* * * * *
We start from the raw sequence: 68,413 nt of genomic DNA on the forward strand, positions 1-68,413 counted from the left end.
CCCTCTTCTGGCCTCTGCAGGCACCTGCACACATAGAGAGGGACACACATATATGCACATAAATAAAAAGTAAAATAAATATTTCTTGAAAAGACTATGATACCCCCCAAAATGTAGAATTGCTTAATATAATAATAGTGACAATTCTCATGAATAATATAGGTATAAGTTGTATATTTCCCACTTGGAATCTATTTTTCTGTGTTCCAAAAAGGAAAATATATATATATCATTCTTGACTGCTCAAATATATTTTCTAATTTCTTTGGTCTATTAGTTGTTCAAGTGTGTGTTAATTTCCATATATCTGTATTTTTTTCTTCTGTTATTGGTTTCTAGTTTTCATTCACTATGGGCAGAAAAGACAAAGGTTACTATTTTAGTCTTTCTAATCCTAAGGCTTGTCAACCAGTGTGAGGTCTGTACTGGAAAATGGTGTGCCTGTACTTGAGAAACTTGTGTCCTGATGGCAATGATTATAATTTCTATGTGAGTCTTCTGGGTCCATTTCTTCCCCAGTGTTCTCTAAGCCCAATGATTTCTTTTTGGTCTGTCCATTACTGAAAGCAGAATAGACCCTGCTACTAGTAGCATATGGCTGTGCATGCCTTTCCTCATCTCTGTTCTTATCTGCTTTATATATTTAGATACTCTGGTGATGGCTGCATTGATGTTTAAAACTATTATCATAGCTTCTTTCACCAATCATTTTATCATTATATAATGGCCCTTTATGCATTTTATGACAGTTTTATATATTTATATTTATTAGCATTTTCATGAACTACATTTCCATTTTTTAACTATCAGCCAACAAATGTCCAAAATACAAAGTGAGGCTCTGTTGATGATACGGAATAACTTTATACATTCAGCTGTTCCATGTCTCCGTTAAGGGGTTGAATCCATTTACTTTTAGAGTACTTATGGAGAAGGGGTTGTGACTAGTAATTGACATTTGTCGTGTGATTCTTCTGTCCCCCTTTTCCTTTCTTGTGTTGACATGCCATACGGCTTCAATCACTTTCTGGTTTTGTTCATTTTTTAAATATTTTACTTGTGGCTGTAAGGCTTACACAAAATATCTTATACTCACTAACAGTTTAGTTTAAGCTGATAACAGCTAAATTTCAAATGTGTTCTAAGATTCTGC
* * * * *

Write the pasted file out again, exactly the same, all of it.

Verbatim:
We start from the raw sequence: 68,413 nt of genomic DNA on the forward strand, positions 1-68,413 counted from the left end.
CCCTCTTCTGGCCTCTGCAGGCACCTGCACACATAGAGAGGGACACACATATATGCACATAAATAAAAAGTAAAATAAATATTTCTTGAAAAGACTATGATACCCCCCAAAATGTAGAATTGCTTAATATAATAATAGTGACAATTCTCATGAATAATATAGGTATAAGTTGTATATTTCCCACTTGGAATCTATTTTTCTGTGTTCCAAAAAGGAAAATATATATATATCATTCTTGACTGCTCAAATATATTTTCTAATTTCTTTGGTCTATTAGTTGTTCAAGTGTGTGTTAATTTCCATATATCTGTATTTTTTTCTTCTGTTATTGGTTTCTAGTTTTCATTCACTATGGGCAGAAAAGACAAAGGTTACTATTTTAGTCTTTCTAATCCTAAGGCTTGTCAACCAGTGTGAGGTCTGTACTGGAAAATGGTGTGCCTGTACTTGAGAAACTTGTGTCCTGATGGCAATGATTATAATTTCTATGTGAGTCTTCTGGGTCCATTTCTTCCCCAGTGTTCTCTAAGCCCAATGATTTCTTTTTGGTCTGTCCATTACTGAAAGCAGAATAGACCCTGCTACTAGTAGCATATGGCTGTGCATGCCTTTCCTCATCTCTGTTCTTATCTGCTTTATATATTTAGATACTCTGGTGATGGCTGCATTGATGTTTAAAACTATTATCATAGCTTCTTTCACCAATCATTTTATCATTATATAATGGCCCTTTATGCATTTTATGACAGTTTTATATATTTATATTTATTAGCATTTTCATGAACTACATTTCCATTTTTTAACTATCAGCCAACAAATGTCCAAAATACAAAGTGAGGCTCTGTTGATGATACGGAATAACTTTATACATTCAGCTGTTCCATGTCTCCGTTAAGGGGTTGAATCCATTTACTTTTAGAGTACTTATGGAGAAGGGGTTGTGACTAGTAATTGACATTTGTCGTGTGATTCTTCTGTCCCCCTTTTCCTTTCTTGTGTTGACATGCCATACGGCTTCAATCACTTTCTGGTTTTGTTCATTTTTTAAATATTTTACTTGTGGCTGTAAGGCTTACACAAAATATCTTATACTCACTAACAGTTTAGTTTAAGCTGATAACAGCTAAATTTCAAATGTGTTCTAAGATTCTGC